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  #1  
Old 01-09-2017, 06:21 PM
R3d Anonymous R3d Anonymous is offline
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Default How important is non-relevant work experience for EL and internships?

This is the one area that seems to be the weakest for me right now, and the fact that I want to graduate in 3 years (or 3.5 if I can't get an internship summer after sophomore year) makes it even more imperative that I get some. Otherwise, although I'm a freshman right now, according to my semester standing based on the number of credits I have, I'm the equivalent of a first-semester sophomore at this point and have 1/P passed. I'm planning on taking 2/FM, 3F/MFE, and 4/C between now and coming fall (ideally). I'm in a couple clubs and I'm planning on joining the actuarial fraternity as well as toastmasters (starting this coming summer when I can have my car on campus since there's none nearby).

However, irrelevant work experience seems to be a problem. And I guess I just feel insecure about my prospects because I was looking at a lot of the resume critique requests in the sub-forum, and everyone seems to have a few different internships at other places or jobs that weren't bottom-of-the-barrel, a lot of them during the year. At this point, all I have is being a counselor-in-training summer of 2015 at an elementary school for a strings music camp. I'm planning on picking up some near-minimum-wage job like one in the dining hall or something (even though it's really not a necessity for me to pay bills or anything), but I'm just looking for some advice in general about what I should do over the next 2.5 years to be competitive in terms of non-actuarial work experience.

Do I have good chances of getting an internship for summer after sophomore year if I can otherwise have 3 exams passed and have a 3.5+ gpa?

And what are the expectations in general in terms of work experience in general? Both actuarial and non-actuarial. Of course having a summer internship has become almost mandatory, but in the resume section, I saw a lot of people seemed to have actual actuarial jobs during the year while in college.

Last edited by R3d Anonymous; 01-09-2017 at 06:30 PM..
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Old 01-09-2017, 06:40 PM
Westley Westley is offline
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If you get an internship, I think non-actuarial experience is completely worthless and wouldn't worry about it AT ALL for EL purposes.

For internship, also not worth much, but two caveats to that statement:
1) Depends on your def'n of non-relevant. I think retail or pizza delivery or whatever is 0% relevant. Something like tutor is more like 25% relevant. TA would be slightly more relevant. And office work, even something like secretarial or whatever would be slightly more relevant. So, there's lots of work that is slightly relevant, even if not actuarial.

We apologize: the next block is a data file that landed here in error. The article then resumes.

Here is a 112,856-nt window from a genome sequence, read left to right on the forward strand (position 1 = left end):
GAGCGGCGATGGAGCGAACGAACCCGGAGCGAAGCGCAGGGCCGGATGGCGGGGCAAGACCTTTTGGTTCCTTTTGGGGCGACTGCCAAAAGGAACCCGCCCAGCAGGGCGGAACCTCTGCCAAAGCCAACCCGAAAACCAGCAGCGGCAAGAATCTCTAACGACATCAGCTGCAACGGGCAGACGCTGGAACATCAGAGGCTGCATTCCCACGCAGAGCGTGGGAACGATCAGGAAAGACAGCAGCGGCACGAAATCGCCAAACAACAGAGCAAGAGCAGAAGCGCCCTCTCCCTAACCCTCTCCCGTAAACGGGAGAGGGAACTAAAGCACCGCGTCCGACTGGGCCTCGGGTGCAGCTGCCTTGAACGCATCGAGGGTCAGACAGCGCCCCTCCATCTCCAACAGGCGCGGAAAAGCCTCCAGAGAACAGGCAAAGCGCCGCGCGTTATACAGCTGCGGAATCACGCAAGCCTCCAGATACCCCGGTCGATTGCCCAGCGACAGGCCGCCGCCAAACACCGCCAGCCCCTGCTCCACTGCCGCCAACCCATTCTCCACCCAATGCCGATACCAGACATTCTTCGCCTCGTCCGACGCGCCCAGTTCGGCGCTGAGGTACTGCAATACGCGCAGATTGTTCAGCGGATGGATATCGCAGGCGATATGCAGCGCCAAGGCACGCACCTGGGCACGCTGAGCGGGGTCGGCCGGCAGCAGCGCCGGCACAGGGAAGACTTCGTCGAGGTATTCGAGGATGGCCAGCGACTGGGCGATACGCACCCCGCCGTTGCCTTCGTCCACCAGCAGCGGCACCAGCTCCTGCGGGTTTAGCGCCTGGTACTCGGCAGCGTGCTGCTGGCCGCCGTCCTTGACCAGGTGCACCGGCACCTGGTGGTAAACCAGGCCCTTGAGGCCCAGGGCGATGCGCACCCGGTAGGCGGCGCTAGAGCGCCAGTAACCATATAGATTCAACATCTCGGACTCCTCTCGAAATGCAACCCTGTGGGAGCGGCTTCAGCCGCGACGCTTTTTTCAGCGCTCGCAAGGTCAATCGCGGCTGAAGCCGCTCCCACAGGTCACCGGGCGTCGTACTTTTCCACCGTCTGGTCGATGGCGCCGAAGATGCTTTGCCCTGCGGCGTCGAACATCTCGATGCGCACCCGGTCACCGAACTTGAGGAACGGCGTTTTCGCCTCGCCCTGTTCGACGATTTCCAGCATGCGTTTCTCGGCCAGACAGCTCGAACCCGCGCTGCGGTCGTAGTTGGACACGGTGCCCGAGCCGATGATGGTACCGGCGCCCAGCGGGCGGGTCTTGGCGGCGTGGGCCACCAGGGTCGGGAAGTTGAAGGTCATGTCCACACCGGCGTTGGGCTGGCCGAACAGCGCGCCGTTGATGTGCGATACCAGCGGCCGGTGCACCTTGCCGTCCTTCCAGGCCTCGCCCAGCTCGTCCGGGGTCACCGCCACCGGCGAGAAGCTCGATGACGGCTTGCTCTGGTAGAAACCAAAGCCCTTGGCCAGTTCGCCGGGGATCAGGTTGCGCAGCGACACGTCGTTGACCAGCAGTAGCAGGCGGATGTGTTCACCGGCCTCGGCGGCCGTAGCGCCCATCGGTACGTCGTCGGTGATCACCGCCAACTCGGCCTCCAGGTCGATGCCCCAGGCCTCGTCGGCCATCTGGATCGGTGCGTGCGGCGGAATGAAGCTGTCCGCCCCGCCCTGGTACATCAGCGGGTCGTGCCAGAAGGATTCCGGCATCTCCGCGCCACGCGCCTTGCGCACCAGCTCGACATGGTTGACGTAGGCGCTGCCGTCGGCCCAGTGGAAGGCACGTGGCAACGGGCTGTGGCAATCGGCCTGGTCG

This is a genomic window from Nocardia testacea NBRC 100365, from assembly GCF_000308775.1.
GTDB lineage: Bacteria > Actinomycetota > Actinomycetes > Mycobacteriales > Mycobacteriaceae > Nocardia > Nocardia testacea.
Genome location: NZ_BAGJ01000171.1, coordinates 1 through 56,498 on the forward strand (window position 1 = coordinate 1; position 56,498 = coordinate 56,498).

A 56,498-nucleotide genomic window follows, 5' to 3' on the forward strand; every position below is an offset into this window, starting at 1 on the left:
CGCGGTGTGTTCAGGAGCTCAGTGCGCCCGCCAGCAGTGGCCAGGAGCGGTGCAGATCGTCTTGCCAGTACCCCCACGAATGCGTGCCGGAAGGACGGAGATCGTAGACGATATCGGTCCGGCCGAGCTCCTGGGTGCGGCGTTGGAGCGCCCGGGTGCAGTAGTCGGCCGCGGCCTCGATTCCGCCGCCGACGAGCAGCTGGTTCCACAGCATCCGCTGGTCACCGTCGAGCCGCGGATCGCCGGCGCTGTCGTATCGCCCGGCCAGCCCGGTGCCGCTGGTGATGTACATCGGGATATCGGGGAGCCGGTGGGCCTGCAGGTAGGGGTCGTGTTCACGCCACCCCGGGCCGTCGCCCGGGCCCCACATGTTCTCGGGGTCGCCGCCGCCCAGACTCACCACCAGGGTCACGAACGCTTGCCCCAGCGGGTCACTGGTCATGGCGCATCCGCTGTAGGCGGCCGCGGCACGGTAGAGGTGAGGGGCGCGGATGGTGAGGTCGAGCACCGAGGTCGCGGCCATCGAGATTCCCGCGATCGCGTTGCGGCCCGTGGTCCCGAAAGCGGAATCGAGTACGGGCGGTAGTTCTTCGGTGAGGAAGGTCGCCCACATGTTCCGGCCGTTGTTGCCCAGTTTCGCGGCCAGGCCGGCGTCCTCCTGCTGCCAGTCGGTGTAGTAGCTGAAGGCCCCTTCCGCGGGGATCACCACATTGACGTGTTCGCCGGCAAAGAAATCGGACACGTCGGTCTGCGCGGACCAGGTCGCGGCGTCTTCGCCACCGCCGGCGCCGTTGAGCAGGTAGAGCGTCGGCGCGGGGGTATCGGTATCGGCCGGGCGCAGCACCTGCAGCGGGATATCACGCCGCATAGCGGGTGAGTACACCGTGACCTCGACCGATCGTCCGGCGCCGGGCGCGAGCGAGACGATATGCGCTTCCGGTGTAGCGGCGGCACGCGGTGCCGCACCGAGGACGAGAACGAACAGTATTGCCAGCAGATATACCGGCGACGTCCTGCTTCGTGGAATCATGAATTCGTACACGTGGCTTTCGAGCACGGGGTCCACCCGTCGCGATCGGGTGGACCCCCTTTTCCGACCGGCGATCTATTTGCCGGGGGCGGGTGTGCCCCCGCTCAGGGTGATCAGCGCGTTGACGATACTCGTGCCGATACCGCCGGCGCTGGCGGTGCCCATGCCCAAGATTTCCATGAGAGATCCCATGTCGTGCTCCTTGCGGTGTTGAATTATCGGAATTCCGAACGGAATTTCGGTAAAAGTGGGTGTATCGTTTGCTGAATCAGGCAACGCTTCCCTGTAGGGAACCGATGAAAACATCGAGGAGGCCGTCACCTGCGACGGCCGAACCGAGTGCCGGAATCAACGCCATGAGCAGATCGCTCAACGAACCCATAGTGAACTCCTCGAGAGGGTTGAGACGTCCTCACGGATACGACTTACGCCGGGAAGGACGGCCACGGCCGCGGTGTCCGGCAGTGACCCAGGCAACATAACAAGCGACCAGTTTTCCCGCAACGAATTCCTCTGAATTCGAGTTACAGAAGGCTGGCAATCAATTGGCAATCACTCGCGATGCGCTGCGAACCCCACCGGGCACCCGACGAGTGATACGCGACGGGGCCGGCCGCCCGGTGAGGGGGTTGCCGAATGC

2) You have to have something to put on your resume (not really that important tbh) and (much more importantly) you need to have something to talk about when you're interviewing. You probably think that having a funny story about delivering pizza that is only the tiniest bit relevant to actuarial isn't worth much. You'd be wrong. If the story: A) makes the interviewer laugh, B) makes the interviewer remember you, and C) has some tiny nugget - no matter how small - that allows the interviewer to say "I can see how that will help him be a good actuary for us", then that story is solid gold. You can get these stories from a lot of places, but getting them from work is the most common for most.


Also, I think you're worried about all the wrong stuff (I think I've said this before, but honestly might be confusing you with another poster). Unless you're in a tight situation financially, you should be enjoying college; if you're not enjoying college: 1) You're probably not going to enjoy being out and making money much more; and 2) the fact that you're not enjoying college makes me very suspicious that you are lacking in social skills that are going to hold you back professionally, and you'd be a lot better off focusing on that.
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Old 01-09-2017, 07:11 PM
Captain Oveur Captain Oveur is offline
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I think retail or pizza delivery or whatever is 0% relevant. Something like tutor is more like 25% relevant. TA would be slightly more relevant. And office work, even something like secretarial or whatever would be slightly more relevant.
But what about babysitting?
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Old 01-09-2017, 07:16 PM
Westley Westley is offline
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But what about babysitting?
Well, at my last job, where I managed three actuaries and three non-actuaries who were doing compliance work, that would have been relevant to about 1/2 of my management responsibilities.
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  #5  
Old 01-09-2017, 07:21 PM
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But what about babysitting?
At the office?

Eh, ninja'd.
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  #6  
Old 01-09-2017, 07:25 PM
Dr T Non-Fan Dr T Non-Fan is online now
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Whatever you write on your resume, have an interesting story to go with it in case it comes up in the interview.